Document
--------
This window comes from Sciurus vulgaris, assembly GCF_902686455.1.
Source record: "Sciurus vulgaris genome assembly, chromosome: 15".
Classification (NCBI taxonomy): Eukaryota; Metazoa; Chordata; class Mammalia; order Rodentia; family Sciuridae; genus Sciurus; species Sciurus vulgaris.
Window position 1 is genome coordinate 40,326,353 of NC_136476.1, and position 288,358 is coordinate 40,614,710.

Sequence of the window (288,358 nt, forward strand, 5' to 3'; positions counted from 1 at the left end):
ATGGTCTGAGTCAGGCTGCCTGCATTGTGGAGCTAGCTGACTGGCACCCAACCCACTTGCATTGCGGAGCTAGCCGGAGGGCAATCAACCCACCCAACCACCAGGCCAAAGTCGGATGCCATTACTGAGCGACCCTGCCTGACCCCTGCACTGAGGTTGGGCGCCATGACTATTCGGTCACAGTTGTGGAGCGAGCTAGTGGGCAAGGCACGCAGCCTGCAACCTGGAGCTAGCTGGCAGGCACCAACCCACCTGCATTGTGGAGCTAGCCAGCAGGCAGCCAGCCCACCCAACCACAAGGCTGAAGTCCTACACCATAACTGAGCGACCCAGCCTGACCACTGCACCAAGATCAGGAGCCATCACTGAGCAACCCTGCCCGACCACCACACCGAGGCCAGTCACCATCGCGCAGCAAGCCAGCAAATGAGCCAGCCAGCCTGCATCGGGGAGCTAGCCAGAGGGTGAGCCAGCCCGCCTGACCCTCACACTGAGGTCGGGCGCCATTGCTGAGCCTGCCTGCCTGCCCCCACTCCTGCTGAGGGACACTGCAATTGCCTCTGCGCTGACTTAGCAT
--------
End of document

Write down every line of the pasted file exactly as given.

This window comes from Sciurus vulgaris, assembly GCF_902686455.1.
Source record: "Sciurus vulgaris genome assembly, chromosome: 15".
Classification (NCBI taxonomy): Eukaryota; Metazoa; Chordata; class Mammalia; order Rodentia; family Sciuridae; genus Sciurus; species Sciurus vulgaris.
Window position 1 is genome coordinate 40,326,353 of NC_136476.1, and position 288,358 is coordinate 40,614,710.

Sequence of the window (288,358 nt, forward strand, 5' to 3'; positions counted from 1 at the left end):
ATGGTCTGAGTCAGGCTGCCTGCATTGTGGAGCTAGCTGACTGGCACCCAACCCACTTGCATTGCGGAGCTAGCCGGAGGGCAATCAACCCACCCAACCACCAGGCCAAAGTCGGATGCCATTACTGAGCGACCCTGCCTGACCCCTGCACTGAGGTTGGGCGCCATGACTATTCGGTCACAGTTGTGGAGCGAGCTAGTGGGCAAGGCACGCAGCCTGCAACCTGGAGCTAGCTGGCAGGCACCAACCCACCTGCATTGTGGAGCTAGCCAGCAGGCAGCCAGCCCACCCAACCACAAGGCTGAAGTCCTACACCATAACTGAGCGACCCAGCCTGACCACTGCACCAAGATCAGGAGCCATCACTGAGCAACCCTGCCCGACCACCACACCGAGGCCAGTCACCATCGCGCAGCAAGCCAGCAAATGAGCCAGCCAGCCTGCATCGGGGAGCTAGCCAGAGGGTGAGCCAGCCCGCCTGACCCTCACACTGAGGTCGGGCGCCATTGCTGAGCCTGCCTGCCTGCCCCCACTCCTGCTGAGGGACACTGCAATTGCCTCTGCGCTGACTTAGCAT